We can use Bradford University School of Management as an example for this activity. The customers, or MBA students, are able to choose from a range of flexible routes and study formats (including the Distance Learning programme you have chosen) to suit their personal circumstances. This flexible package has been developed in response to customer needs – in other words, driven by the market and the opportunities it provides. Compare this with the approach of a UK business school which stuck rigidly to a two-year full-time approach taking the view that anything else was not an MBA – ‘We have a fairly purist view of what an MBA is. It is a general management programme that takes two years, full time.’ Independent on Sunday, 11 October 1998. You may have decided that your organisation falls somewhere between the two extremes offered in the textbook. Perhaps the production orientation and the marketing orientation could be regarded as opposing ends of a continuum. You will, of course, have to decide for yourself what constitutes ‘success’. Profit may in itself not be an appropriate parameter. Voluntary and not-forprofit organisations are also involved in marketing activities in order to win resources and support. Consider for example, The International Red Cross and the Red Crescent Movement – a truly global organisation, highly ‘customer’-driven with a turnover of millions of dollars but entirely non-profit driven.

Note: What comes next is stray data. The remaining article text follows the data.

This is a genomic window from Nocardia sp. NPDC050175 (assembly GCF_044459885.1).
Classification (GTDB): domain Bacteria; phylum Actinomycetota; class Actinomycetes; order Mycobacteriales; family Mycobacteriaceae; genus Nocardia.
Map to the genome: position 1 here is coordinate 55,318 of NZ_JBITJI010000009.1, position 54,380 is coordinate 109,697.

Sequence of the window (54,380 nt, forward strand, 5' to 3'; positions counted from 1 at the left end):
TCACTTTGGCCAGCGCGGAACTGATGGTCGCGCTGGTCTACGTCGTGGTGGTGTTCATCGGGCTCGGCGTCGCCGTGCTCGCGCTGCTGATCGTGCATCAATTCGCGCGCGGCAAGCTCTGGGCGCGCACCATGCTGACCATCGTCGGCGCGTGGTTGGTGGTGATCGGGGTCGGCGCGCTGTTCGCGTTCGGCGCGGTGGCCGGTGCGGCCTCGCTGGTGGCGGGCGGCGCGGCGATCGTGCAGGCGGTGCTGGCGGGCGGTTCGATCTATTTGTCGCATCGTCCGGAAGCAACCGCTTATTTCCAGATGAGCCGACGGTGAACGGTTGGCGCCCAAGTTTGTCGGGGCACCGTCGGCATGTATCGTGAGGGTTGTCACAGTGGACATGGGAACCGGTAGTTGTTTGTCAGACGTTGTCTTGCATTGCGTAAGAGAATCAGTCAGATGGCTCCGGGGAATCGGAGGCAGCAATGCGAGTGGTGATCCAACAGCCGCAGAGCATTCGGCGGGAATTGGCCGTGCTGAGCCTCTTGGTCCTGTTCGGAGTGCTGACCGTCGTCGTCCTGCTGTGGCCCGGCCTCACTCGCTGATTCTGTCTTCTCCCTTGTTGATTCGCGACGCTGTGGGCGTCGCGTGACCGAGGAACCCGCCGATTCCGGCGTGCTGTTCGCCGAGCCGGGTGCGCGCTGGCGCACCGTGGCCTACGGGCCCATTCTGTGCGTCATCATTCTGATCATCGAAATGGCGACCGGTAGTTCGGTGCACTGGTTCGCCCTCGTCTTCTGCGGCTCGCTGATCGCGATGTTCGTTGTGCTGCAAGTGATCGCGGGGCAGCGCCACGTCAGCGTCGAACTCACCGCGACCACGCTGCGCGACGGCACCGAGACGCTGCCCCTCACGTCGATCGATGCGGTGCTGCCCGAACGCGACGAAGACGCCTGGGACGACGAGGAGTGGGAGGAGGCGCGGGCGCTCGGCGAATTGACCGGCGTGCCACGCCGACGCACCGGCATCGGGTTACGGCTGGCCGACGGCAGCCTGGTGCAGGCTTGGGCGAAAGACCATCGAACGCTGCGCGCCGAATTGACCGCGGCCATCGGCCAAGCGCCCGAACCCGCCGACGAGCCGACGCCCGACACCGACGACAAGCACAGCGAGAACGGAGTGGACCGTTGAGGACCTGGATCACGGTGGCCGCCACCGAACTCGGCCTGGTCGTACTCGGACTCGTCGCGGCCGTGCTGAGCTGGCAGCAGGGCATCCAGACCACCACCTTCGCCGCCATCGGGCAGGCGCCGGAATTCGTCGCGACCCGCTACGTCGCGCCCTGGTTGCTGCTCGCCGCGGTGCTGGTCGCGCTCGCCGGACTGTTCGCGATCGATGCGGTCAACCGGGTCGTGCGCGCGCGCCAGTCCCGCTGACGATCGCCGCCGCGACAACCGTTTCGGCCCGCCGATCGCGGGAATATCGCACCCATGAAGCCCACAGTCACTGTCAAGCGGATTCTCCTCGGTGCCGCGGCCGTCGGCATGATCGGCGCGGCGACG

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Where price is a main determinant in the classical Marketing Mix model.4 You may have concluded that ‘value’ is a rather nebulous term.Study Book: Marketing ACTIVITY 1. ACTIVITY 1. value for money may perhaps better define this area in the not-for-profit sector where this criteria is used by funders and users (key customers of many of these organisations) as a primary effectiveness measure.5 The answer lies perhaps only in terminology. but that it is a crucial notion if we are to understand and address customer need. hard to measure and define in marketing terms. public and voluntary services. in many internal. Different customer sets may seek quite different benefits as we see in Unit 3. Time and energy costs may assume greater importance as perceived sacrifices for customers when assessing the value of goods and services where no direct monetary price is charged – for example. 146   Bradford MBA .

describes these forms of control in detail.Appendix: Model Answers to Activities Unit 2 ACTIVITY 2.3 Jobber. pages 803–810.       Bradford MBA 147 .